tea party movement. >> it's not -- >> first of all, i'm going to pull the applause there. it was creative for you to say, he doesn't want a wall. we're not going the call it a wall. but again, that was cute. a nice try. >> he wants a wall plus. >> at the end of the day, here's what you're facing. this president pushed the appropriate racial buttons in terms of immigration. so what you have here is, he has no choice but to hold it hostage. because he understands who he's appealing to by pushing those buttons when it comes toim grags. what you have on the other side, though, is individuals, for instance, this care taker for a paracleejic, the only person who is going to be sent out of the country. look, that's a sad story. you have people out there who are taxpaying citizens. who have contributed to the country when it comes to daca. you can do both things.
because it serves a very calculated political interest. >> does the president have to abandon his base on this issue? >> no, not at all. this is not that complicated. you have republicans who want stronger border security. and some democrat who is have agreed in the past that we need it. you have almost everyone who agrees that daca needs to be fixed. and you have to avoid a government shutdown. so if these leaders can get in a room and figure this out. >> it's called legislating. >> why is it a hostage for republicans to take? >> exactly. >> the bipartisan congressional process of the people who care about these issues was working until a set of poison pills were set up to the hill by the white house, authored by steven miller, of their demands on immigration before there was a dac ax deal. if the white house could stay out of it, i think a deal can be done.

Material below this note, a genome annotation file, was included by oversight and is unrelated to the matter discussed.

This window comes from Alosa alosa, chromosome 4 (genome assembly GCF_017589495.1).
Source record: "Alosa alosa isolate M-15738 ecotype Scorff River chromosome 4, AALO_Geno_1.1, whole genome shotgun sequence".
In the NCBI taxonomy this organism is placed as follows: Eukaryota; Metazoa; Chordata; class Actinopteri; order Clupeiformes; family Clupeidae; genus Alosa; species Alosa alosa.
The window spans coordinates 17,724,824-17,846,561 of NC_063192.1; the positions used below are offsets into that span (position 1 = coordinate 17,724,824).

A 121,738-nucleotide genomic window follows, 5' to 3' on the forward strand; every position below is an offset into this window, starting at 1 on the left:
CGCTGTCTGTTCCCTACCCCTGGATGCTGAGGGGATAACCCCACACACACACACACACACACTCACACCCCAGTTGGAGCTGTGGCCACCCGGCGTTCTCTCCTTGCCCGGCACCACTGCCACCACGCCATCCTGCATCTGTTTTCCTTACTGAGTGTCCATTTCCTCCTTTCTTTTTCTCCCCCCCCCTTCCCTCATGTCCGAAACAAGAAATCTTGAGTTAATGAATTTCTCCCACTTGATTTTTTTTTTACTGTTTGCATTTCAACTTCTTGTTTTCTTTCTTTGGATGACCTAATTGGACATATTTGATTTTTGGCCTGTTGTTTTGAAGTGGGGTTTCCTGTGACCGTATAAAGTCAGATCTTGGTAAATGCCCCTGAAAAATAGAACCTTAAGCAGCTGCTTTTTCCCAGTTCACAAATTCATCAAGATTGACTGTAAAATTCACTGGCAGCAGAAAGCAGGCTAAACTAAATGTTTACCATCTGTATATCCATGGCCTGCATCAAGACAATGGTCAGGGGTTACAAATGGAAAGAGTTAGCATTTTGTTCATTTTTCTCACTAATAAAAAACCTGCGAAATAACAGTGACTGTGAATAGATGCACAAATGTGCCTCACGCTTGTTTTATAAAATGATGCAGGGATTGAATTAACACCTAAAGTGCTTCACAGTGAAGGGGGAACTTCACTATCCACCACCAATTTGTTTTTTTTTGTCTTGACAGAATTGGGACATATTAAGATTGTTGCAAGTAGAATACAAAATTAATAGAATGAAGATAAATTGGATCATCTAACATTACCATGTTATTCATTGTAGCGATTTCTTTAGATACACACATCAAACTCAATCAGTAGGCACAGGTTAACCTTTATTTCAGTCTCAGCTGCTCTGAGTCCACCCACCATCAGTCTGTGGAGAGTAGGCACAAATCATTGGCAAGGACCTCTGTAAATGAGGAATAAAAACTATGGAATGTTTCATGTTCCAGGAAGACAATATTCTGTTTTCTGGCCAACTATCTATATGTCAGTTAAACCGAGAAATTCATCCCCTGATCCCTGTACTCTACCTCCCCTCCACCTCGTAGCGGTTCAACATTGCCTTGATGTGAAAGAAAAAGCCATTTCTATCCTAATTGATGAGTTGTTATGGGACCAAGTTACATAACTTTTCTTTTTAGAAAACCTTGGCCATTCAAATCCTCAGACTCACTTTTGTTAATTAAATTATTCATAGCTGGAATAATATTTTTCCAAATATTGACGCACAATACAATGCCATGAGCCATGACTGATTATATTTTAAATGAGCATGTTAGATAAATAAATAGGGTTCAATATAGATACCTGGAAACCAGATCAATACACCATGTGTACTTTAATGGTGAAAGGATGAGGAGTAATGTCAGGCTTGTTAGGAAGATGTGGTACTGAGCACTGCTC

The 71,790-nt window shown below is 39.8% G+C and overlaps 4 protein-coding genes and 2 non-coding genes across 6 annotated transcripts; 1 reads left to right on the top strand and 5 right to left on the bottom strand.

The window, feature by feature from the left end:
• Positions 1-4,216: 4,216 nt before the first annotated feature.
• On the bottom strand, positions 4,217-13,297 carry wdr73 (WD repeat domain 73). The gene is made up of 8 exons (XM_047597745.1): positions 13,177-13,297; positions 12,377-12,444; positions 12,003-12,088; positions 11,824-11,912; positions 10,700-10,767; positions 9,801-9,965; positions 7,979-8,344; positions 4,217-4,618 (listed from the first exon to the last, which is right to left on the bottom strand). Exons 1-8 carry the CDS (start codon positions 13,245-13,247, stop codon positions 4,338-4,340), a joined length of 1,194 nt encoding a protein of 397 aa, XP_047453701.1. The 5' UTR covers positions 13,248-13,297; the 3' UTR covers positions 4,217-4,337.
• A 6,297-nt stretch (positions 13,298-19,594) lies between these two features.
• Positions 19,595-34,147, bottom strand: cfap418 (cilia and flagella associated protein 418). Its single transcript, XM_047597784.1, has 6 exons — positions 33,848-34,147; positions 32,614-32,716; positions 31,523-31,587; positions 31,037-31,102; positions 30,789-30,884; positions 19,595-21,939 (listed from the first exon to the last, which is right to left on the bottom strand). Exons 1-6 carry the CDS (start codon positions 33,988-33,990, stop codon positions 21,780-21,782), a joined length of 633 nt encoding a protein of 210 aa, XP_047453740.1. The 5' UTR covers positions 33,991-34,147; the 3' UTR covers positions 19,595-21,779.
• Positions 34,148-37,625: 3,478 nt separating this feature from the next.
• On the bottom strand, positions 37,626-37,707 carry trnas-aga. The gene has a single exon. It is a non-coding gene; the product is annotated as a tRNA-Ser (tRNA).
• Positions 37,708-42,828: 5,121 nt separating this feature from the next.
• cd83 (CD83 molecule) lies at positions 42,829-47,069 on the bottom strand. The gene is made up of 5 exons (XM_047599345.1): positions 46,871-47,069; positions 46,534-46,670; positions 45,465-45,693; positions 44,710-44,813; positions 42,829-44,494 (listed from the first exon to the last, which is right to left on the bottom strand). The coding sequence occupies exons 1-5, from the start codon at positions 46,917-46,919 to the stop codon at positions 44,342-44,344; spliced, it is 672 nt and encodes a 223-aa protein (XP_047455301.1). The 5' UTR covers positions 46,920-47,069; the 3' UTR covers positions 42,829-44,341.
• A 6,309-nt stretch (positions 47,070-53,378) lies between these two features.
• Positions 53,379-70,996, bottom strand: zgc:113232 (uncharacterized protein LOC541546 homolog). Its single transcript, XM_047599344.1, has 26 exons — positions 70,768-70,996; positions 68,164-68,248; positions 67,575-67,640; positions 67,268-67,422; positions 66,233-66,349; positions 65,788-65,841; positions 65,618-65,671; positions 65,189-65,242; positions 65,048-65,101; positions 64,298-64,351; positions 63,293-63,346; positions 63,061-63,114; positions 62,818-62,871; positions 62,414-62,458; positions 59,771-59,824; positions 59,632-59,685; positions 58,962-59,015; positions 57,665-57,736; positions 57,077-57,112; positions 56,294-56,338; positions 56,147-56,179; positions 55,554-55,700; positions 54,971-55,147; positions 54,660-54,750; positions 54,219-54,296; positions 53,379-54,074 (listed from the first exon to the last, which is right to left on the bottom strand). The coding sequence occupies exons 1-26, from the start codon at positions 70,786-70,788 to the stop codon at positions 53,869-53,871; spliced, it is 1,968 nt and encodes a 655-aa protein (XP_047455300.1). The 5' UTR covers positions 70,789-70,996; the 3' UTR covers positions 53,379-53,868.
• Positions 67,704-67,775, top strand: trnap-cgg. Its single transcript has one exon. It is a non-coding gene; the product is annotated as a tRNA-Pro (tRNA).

washington, if they stay out of it, the system will work. >> the reality is i know matt likes to create a world that is a fictional -- >> quit saying i'm a liar. >> i have never called you a liar. >> you did. >> i said if you traing truth serum, you would admit -- fund mentally, the republicans have passed nothing that is popular with the majority of america in 2017. i expect them to pass nothing that is popular with the majority of america in 2018. the president is inherently the most unpopular president at this point of any president we have had. the democrats have a generic ballot lead larger than any time in the last 20 years. i don't see a president who has only gofered to base to change that in the course of the next few months. >> this conversation has to continue off the air. we're about to hit the computer. we're out of time. we'll be right back.
and now, we honor our fellow americans who serve and sacrifice. in the month of december, two service members died overseas supporting operation in iraq and afghanistan. ♪ that saul for us today. thanks for sharing part of your sunday with us. check out "world news" tonight. i'll see you tomorrow on "gma."
♪ >> there is no better example of america's neglected infrastructure than the old charleroi lock and dam on the monongahela river near pittsburgh. is the concrete falling in? >> it is. the concrete is in very poor condition. >> the cost of our infrastructure, or the lack of our infrastructure, costs american businesses money. sharyl: has the result of the delay in this project, or how long it's taken, ultimately probably cost more money to the people paying for it and taxpayers? >> i will tell you definitely yes. >> through heavily guarded checkpoints, we cross into the west bank city, ramallah.